The use of reference gene selection programs to study the silvering transformation in a freshwater eel Anguilla australis: a cautionary tale
Department of Zoology, University of Otago, 340 Great King Street, P. O. Box 56, Dunedin 9054, New Zealand
BMC Molecular Biology 2010, 11:75 doi:10.1186/1471-2199-11-75Published: 22 September 2010
Quantitative real-time PCR (qPCR) has been the method of choice for the quantification of mRNA. Due to the various artifactual factors that may affect the accuracy of qPCR, internal reference genes are most often used to normalize qPCR data. Recently, many studies have employed computer programs such as GeNorm, BestKeeper and NormFinder in selecting reference genes, but very few statistically validate the outcomes of these programs. Thus, in this study, we selected reference genes for qPCR of liver and ovary samples of yellow (juvenile), migratory (silver) and 11-KT treated juveniles of New Zealand shortfinned eels (Anguilla australis) using the three computer programs and validate the selected genes statistically using REST 2009 software and the Mann-Whitney test. We also tested for the repeatability of use for the best reference genes by applying them to a data set obtained in a similar experiment conducted the previous year.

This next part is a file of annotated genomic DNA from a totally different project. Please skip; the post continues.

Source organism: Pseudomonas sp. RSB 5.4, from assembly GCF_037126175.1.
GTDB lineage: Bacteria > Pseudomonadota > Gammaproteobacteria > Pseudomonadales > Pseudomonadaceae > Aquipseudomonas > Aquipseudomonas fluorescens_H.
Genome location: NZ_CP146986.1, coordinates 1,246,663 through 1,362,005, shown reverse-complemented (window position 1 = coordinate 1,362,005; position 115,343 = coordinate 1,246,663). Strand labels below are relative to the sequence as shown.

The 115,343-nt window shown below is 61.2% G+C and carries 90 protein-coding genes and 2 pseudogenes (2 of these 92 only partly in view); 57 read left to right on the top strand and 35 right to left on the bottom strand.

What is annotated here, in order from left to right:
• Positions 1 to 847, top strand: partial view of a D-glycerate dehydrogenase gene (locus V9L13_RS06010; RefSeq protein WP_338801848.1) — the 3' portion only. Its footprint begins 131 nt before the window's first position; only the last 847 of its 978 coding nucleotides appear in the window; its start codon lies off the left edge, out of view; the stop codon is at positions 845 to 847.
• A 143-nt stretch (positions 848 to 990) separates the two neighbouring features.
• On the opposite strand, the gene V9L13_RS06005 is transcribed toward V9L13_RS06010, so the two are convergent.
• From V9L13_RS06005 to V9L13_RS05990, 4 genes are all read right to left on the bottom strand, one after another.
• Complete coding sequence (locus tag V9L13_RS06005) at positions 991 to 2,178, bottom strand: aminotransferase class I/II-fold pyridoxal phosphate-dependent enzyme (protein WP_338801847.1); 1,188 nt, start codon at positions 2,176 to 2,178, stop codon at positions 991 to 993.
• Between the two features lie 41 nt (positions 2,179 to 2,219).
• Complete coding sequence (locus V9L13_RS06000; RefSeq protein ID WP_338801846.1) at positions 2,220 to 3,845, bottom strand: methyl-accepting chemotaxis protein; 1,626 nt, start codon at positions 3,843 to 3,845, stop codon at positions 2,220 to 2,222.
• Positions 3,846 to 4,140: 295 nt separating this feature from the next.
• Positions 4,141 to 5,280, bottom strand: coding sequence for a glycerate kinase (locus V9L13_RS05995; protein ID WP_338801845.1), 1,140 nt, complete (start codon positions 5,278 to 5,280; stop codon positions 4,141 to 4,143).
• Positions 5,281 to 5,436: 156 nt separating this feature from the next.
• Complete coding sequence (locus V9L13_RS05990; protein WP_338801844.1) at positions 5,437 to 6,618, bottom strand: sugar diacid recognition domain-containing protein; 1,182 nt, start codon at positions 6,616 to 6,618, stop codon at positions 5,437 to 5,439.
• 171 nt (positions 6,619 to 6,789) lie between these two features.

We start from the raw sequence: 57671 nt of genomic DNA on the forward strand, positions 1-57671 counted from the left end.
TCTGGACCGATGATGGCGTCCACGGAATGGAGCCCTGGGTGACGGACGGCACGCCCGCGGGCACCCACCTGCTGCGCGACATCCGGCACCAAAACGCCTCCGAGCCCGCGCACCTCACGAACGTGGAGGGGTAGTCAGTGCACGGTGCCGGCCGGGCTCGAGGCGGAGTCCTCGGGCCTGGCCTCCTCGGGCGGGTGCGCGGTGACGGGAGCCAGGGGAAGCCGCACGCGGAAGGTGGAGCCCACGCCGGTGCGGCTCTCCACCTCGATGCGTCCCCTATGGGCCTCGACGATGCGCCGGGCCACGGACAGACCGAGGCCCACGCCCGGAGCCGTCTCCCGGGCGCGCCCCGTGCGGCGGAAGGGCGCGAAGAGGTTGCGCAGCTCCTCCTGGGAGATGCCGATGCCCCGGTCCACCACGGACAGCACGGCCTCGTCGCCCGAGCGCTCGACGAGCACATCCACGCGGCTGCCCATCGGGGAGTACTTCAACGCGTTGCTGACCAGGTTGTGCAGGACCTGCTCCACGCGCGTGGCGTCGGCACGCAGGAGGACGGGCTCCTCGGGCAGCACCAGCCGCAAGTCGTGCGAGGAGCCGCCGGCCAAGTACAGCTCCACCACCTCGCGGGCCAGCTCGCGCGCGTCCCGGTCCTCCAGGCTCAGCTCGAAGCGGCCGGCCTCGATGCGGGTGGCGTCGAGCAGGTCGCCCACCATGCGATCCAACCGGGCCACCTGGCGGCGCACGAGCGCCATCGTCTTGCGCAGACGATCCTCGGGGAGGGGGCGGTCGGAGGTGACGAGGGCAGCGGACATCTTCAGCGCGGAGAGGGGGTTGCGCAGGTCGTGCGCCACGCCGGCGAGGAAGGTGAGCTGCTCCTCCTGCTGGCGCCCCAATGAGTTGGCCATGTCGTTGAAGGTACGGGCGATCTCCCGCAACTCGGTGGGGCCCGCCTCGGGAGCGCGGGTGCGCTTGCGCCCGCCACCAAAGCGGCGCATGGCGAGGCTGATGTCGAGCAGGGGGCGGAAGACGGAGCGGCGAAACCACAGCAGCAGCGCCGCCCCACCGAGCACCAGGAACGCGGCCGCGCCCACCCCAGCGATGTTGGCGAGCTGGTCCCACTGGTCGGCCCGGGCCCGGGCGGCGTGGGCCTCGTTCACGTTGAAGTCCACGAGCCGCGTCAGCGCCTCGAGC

Out of six candidate genes, the combination of 18 s and eef1 was found to be the best statistically validated reference for liver, while in ovary it was l36. However, discrepancies in gene rankings were found between the different programs. Also, statistical validation procedures showed that several genes put forward as being the best by the programs were in fact, regulated, making them unsuitable as reference genes. Additionally, eef1 which was found to be a suitable - though not the top ranked - reference gene for liver tissues in one year, was regulated in another.
Our study highlights the need for external validations of reference gene selections made by computer programs. Researchers need to be vigilant in validating and reporting the rationale for the use of reference gene in published studies.